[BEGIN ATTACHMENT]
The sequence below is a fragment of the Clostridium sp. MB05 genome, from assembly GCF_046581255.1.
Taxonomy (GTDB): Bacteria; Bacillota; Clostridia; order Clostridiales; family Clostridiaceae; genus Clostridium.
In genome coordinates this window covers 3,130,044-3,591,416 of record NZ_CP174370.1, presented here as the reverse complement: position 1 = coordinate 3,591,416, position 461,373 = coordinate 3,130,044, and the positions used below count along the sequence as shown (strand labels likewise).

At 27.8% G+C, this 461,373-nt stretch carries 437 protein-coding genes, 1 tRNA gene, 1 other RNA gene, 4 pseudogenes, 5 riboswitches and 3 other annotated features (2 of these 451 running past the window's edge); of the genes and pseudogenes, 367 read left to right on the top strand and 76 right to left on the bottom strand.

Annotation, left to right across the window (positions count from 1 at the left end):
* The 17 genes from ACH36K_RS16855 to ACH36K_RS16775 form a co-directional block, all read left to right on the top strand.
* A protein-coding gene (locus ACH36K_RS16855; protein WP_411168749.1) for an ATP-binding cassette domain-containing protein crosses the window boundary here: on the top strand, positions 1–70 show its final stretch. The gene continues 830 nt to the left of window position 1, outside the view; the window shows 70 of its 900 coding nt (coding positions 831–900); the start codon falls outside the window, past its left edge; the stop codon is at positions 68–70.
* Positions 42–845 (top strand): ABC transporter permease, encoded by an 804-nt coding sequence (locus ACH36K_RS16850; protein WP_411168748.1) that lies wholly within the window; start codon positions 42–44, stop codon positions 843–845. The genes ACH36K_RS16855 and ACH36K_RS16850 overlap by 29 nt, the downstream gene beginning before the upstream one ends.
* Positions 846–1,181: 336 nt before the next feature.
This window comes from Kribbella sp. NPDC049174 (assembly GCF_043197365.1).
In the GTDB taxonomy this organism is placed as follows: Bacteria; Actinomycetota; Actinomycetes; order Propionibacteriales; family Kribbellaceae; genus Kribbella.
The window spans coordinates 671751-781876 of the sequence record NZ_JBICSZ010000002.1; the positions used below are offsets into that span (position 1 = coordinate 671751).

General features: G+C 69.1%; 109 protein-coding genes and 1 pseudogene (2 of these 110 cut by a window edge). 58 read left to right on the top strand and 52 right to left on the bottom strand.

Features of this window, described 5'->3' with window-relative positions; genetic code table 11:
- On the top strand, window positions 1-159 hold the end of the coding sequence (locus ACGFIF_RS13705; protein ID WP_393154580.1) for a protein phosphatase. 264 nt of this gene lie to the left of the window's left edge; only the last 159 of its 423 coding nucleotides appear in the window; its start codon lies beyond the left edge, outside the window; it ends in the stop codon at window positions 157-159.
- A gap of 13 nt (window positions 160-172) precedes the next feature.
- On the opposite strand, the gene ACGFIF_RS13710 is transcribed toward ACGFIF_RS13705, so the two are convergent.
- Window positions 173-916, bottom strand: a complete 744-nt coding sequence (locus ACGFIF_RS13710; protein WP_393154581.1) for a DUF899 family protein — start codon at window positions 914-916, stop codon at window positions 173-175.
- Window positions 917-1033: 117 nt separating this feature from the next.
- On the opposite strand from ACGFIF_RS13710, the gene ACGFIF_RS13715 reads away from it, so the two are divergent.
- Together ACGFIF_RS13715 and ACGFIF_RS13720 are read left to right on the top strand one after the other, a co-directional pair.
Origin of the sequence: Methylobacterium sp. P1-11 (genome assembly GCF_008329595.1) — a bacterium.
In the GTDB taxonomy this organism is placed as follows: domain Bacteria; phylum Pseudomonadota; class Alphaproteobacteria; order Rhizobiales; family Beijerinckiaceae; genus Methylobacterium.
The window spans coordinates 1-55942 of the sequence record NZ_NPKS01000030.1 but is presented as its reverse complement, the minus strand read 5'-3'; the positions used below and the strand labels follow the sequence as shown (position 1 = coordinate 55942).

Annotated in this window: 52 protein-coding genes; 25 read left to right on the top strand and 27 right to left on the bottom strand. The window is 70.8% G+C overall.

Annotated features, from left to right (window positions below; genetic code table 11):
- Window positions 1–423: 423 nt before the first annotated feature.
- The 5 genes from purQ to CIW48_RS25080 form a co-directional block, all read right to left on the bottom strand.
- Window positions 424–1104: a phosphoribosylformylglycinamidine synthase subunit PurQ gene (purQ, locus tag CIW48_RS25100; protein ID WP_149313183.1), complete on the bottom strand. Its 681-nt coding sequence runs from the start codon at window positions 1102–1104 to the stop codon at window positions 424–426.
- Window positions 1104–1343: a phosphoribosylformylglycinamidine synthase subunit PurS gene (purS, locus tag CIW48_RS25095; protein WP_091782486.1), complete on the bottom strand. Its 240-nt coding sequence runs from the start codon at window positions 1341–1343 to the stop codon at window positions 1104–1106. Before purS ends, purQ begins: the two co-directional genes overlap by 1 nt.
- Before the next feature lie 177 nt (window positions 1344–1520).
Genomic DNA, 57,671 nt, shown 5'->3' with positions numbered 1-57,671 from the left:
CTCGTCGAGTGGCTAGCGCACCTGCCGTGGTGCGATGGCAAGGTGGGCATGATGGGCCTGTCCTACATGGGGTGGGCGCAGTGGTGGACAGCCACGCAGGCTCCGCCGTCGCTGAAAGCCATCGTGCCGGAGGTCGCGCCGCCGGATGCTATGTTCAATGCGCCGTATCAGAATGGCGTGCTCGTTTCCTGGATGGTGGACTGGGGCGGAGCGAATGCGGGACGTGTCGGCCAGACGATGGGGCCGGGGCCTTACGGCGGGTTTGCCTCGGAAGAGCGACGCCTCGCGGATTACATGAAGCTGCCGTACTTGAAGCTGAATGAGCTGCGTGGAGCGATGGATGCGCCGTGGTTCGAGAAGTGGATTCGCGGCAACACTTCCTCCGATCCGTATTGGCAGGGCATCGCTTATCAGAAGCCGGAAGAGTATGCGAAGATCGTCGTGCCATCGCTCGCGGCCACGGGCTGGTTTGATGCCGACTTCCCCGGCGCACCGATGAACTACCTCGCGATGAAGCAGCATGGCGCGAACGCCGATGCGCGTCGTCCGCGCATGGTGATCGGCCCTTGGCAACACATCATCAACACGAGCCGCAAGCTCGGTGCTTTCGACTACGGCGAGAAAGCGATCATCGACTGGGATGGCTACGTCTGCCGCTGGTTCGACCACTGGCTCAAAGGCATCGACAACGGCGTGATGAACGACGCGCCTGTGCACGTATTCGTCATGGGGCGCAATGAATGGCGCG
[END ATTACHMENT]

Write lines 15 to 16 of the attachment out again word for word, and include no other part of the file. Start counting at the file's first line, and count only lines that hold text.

- On the top strand, window positions 1-159 hold the end of the coding sequence (locus ACGFIF_RS13705; protein ID WP_393154580.1) for a protein phosphatase. 264 nt of this gene lie to the left of the window's left edge; only the last 159 of its 423 coding nucleotides appear in the window; its start codon lies beyond the left edge, outside the window; it ends in the stop codon at window positions 157-159.
- A gap of 13 nt (window positions 160-172) precedes the next feature.